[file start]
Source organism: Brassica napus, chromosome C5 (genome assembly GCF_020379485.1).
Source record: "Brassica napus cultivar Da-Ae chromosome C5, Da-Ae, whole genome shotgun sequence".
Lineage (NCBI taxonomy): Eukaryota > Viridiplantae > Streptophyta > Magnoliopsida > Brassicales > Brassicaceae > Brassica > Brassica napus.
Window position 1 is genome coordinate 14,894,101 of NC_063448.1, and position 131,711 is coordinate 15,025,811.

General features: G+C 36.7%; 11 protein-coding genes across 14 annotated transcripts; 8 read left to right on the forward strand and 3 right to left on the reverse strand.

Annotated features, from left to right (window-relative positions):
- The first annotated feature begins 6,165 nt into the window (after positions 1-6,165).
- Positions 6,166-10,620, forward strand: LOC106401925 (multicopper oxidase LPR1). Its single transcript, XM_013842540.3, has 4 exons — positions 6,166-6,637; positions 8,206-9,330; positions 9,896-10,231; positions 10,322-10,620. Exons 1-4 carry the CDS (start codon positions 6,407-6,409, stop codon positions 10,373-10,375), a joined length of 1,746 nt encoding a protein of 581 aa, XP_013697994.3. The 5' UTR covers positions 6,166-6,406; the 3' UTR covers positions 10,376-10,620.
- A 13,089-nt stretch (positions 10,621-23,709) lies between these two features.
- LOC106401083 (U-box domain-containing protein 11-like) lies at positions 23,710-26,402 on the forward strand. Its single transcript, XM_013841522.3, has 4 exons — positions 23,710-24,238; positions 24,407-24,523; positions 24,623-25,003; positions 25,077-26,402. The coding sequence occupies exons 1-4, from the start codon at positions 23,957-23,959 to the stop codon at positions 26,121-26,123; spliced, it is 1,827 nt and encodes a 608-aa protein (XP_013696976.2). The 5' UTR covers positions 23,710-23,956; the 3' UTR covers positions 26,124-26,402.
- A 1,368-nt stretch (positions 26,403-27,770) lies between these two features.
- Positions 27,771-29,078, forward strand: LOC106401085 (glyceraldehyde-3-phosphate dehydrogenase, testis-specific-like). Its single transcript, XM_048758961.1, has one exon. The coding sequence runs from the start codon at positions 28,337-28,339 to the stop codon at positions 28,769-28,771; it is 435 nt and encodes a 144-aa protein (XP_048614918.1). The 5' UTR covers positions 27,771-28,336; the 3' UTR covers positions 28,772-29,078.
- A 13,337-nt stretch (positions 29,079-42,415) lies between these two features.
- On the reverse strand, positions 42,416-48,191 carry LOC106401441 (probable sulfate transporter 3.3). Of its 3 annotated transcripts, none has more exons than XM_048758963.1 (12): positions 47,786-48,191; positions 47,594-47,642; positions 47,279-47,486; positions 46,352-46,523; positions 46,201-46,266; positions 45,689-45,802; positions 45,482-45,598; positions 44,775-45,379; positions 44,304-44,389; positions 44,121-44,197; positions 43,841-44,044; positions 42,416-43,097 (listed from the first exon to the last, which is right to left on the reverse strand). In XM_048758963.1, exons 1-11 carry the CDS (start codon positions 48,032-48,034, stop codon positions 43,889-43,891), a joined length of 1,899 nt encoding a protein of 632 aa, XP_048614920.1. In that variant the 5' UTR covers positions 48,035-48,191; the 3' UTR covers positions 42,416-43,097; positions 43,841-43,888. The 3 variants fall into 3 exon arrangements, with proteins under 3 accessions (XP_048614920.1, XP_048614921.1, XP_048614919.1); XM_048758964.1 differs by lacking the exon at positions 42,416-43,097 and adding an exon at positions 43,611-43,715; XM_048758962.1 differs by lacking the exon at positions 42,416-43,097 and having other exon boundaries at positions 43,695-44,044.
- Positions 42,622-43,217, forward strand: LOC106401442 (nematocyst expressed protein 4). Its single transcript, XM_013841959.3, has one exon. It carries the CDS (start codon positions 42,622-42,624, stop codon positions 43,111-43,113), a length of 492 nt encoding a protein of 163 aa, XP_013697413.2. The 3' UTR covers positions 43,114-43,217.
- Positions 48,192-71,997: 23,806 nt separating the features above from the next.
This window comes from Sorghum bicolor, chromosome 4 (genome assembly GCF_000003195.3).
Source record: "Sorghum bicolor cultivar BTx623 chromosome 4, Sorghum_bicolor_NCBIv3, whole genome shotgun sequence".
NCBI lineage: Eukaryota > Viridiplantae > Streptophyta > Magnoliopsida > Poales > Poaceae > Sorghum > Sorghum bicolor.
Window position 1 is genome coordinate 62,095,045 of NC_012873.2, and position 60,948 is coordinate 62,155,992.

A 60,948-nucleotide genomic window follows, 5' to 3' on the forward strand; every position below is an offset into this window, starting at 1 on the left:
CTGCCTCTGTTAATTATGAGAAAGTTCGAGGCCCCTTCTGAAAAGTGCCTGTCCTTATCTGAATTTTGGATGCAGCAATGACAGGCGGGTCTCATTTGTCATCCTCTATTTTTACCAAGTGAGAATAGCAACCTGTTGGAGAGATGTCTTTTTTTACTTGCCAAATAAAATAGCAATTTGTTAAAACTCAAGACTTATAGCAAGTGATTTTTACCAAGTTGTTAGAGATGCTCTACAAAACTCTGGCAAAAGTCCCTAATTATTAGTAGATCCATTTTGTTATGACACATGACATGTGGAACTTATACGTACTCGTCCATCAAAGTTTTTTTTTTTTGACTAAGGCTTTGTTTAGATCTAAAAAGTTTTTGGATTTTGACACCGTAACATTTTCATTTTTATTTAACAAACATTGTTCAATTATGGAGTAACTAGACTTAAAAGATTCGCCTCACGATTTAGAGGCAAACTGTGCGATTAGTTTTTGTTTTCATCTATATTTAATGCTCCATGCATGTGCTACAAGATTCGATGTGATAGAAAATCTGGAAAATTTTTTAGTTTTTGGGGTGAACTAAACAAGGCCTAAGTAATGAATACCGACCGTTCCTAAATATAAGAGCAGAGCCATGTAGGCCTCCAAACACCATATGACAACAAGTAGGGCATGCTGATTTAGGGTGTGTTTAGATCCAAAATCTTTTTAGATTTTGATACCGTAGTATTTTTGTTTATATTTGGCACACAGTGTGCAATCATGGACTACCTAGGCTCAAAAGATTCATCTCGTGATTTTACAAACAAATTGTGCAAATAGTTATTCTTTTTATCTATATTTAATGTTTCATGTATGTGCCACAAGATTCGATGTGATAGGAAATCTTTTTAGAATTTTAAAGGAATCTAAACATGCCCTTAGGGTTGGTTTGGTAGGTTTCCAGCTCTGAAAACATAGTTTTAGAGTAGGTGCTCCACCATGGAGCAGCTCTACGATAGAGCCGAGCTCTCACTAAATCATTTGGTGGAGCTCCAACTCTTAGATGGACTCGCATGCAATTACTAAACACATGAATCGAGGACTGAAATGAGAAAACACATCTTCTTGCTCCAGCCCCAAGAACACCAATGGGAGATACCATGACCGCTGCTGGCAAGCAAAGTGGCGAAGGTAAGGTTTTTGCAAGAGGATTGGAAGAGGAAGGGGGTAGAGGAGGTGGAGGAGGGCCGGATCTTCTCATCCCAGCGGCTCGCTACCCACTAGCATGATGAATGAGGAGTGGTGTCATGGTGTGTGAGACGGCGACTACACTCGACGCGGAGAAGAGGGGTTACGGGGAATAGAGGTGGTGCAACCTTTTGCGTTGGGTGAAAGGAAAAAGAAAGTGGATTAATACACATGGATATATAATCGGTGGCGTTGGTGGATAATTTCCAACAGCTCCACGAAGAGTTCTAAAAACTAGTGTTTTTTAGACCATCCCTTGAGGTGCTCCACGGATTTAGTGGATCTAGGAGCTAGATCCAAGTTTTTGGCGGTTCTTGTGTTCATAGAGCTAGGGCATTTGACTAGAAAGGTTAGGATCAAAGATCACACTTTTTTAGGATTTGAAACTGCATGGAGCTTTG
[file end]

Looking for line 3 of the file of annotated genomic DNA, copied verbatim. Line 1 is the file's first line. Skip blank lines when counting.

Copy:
Lineage (NCBI taxonomy): Eukaryota > Viridiplantae > Streptophyta > Magnoliopsida > Brassicales > Brassicaceae > Brassica > Brassica napus.